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During April and May, Intel started updating its processor documentation with a new errata note — and over the weekend we learned why: The erratum is described in detail on a Debian mailing list, and affects Skylake and Kaby Lake Intel Core processors in desktop, ….
Don't get all giddy. Apple will deliver these new systems with the microcode already patched, you can be sure of that. The Screen is a whole lot better as is the GPU than the version but you don't seem to care.
And the problem is probably temporary so won't affect many people who buys iMac's these days eh? It will have eight cores instead of four, at higher clock speed, so it will be an awful lot faster. It is also supposed to ship in December , and we might assume that Intel will get its act together and ship a fixed product by then.
They don't have to. As soon as the user has done first setup it will run the update and pull in the relevant patches since production, update, possibly reboot and that will be that. Sure, what is produced now well, in a few days from now may be supplied pre-patched already, but there's no point in opening up existing stock, that would be silly: There is also the problem that something new may have shown up by then: My iMac does have some cooling issues..
As for rendering, etc.. But sure not as pretty, and if you like Mac OS This can only happen when both logical processors on the same physical processor are active. It has dropped off the radar quickly. In about a computer manufacturer - not Intel - trained me and a colleague we were in an outside company to create new microcode for their processor. Components of the CPU are running in parallel, some taking several clock cycles, and the microcode designer must take account of these things.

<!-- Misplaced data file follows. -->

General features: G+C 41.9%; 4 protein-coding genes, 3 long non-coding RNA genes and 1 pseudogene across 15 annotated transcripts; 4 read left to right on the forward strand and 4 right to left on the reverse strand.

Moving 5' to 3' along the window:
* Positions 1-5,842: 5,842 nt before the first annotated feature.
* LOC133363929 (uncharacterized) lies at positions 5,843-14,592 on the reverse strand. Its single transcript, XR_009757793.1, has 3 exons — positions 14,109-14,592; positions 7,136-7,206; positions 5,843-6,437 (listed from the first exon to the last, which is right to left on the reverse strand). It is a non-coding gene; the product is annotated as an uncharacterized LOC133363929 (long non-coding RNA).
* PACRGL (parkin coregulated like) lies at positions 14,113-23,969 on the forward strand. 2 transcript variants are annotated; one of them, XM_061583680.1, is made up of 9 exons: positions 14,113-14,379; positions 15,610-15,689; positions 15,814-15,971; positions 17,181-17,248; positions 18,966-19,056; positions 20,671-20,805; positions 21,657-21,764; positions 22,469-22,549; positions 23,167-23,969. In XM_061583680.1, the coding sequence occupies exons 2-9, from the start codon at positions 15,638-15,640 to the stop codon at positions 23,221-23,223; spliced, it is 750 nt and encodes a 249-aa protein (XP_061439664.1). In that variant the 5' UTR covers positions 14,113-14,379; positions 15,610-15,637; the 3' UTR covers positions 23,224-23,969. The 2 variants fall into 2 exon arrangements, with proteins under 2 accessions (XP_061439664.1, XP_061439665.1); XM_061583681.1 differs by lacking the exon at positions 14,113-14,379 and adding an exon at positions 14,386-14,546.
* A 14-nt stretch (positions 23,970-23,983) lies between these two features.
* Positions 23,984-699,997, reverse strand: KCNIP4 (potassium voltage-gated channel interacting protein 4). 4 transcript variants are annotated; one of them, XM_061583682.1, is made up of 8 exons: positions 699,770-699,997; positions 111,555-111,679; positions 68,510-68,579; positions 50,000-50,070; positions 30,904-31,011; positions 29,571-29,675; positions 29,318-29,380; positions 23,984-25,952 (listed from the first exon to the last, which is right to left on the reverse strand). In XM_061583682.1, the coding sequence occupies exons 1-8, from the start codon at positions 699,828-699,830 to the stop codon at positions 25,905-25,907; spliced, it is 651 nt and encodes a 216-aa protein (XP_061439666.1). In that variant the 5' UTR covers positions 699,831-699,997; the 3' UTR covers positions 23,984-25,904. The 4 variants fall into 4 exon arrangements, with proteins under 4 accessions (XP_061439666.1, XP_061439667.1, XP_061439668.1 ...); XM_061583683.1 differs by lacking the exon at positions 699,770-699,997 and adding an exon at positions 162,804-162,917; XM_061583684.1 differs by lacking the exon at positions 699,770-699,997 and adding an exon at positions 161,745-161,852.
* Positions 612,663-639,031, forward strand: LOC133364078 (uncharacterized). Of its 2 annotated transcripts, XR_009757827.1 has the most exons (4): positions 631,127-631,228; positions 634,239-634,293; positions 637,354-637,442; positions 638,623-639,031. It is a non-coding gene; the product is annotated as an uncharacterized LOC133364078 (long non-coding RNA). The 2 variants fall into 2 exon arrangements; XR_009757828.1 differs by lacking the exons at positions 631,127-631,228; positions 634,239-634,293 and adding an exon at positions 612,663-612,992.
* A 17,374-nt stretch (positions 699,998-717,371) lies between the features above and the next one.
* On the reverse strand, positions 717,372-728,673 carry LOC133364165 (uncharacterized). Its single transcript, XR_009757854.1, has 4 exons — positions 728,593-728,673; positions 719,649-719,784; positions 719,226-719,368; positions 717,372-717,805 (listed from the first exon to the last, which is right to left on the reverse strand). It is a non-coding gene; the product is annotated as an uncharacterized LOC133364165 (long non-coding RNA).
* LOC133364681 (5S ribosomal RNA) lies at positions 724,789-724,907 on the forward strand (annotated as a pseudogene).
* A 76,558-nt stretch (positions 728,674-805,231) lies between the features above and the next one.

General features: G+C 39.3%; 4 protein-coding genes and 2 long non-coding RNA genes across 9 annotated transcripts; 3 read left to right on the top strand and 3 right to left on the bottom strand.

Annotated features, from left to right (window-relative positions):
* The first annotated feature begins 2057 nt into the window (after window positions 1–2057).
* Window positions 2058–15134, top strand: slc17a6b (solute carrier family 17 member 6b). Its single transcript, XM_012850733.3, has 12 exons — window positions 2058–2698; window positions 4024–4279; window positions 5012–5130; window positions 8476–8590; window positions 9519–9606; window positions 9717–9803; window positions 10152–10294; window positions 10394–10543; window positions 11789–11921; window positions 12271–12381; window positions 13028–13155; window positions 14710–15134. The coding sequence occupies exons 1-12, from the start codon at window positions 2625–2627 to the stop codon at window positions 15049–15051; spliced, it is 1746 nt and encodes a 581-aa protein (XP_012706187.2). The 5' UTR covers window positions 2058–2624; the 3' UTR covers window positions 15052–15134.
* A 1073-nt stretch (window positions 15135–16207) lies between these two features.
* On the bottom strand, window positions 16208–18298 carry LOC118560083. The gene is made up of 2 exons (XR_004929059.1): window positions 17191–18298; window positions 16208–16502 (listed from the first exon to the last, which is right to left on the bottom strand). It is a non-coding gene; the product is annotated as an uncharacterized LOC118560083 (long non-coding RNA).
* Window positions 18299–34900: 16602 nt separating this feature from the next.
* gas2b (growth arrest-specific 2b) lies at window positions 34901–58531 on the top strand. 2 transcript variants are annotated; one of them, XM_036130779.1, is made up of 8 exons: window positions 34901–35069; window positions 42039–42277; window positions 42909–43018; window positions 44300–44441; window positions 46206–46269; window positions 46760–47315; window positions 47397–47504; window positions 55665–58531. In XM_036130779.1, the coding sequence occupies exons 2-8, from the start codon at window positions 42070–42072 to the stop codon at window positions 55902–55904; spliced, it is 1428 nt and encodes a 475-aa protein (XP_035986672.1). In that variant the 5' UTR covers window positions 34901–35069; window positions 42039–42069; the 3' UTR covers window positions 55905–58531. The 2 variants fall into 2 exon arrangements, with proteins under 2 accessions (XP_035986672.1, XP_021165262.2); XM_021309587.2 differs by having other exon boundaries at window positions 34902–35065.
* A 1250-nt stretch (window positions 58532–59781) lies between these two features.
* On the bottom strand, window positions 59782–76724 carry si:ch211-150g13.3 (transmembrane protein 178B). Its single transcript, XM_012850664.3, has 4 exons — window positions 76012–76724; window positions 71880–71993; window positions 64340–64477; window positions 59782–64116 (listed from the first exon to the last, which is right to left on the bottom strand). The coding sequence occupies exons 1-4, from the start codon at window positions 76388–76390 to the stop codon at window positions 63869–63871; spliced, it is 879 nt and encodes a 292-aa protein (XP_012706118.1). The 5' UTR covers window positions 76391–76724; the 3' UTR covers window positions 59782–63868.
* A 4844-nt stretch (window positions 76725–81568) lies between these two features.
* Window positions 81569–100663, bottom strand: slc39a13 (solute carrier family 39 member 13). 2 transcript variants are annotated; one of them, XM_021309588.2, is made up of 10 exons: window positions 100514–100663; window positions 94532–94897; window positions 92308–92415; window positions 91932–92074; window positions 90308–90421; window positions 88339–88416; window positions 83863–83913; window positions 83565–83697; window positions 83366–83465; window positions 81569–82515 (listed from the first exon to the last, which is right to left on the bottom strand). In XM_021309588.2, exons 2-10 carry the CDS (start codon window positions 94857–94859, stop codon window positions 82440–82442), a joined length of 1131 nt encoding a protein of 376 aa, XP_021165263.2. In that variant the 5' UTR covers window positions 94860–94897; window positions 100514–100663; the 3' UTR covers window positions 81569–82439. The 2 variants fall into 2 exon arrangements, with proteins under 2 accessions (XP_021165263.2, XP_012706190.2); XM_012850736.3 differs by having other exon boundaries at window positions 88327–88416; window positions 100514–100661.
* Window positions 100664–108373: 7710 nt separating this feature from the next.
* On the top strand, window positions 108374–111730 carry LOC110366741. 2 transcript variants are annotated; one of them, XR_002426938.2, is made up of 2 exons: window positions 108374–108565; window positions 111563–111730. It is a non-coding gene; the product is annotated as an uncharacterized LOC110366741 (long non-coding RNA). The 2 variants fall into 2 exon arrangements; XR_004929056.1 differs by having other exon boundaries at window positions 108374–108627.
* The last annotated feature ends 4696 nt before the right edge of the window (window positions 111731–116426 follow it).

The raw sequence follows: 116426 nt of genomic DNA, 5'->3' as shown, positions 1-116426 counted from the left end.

I am sure modern Intel CPUs are much more complicated than anything from I hope they have better development tools, including simulators, than we did. But now I wonder if there are bugs or design weaknesses in those tools. This offered various processing speed upgrades as and when the customer required them - without major disruption. Been there, done that. Too hard for me, race conditions are crazy.. I would rather have somebody else do that job Somewhere in that book is a quote along the lines that at least one person afterwards "went back to the soil" - where things moved more slowly than nanoseconds.
Having taken a break from IT on a farm for similar s reasons - I was then glad to get back into IT "where things move a lot faster than the seasons". Can't remember why the approved new development failed to meet its deadlines - but a skunkwork based on existing hardware was a success.
The problem occurs only with active hyperthreading, i. Hard to find that with simulators. The code pattern to trigger this bug is also discouraged by Intel Optimization guides as being slow, so probably only coded very rarely by a compiler. Probably not a high priority on simulation experiments until now. Or 'We think there's a problem around this, let's discourage people from doing it'. One of the issues is apparently that Intel test their processors less than they used to.
Taking time to make sure they were behaving correctly was costing money and making them look slow No excuses or benefit of the doubt though for the utterly awful Windows update process that needs to be taken out back of the barn and shot. Sorry to ask, but have you followed the proper well-established procedures for troubleshooting bugchecks? Probably not, since you can't even tell if this issue can be related or not. I mean - you are aware that those letters and numbers on the blue screen are there for a reason, aren't you?
Though for serious debugging you will want a kernel dump as well There's no option to disable HyperThreading. So far the only things crashing on me are PulseAudio and bluetoothd, and I have no idea if they crash because of this bug or just because there are bugs that need to be ironed out in drivers or the software. I had to mix and match many Internet forum posts in order to win the battle.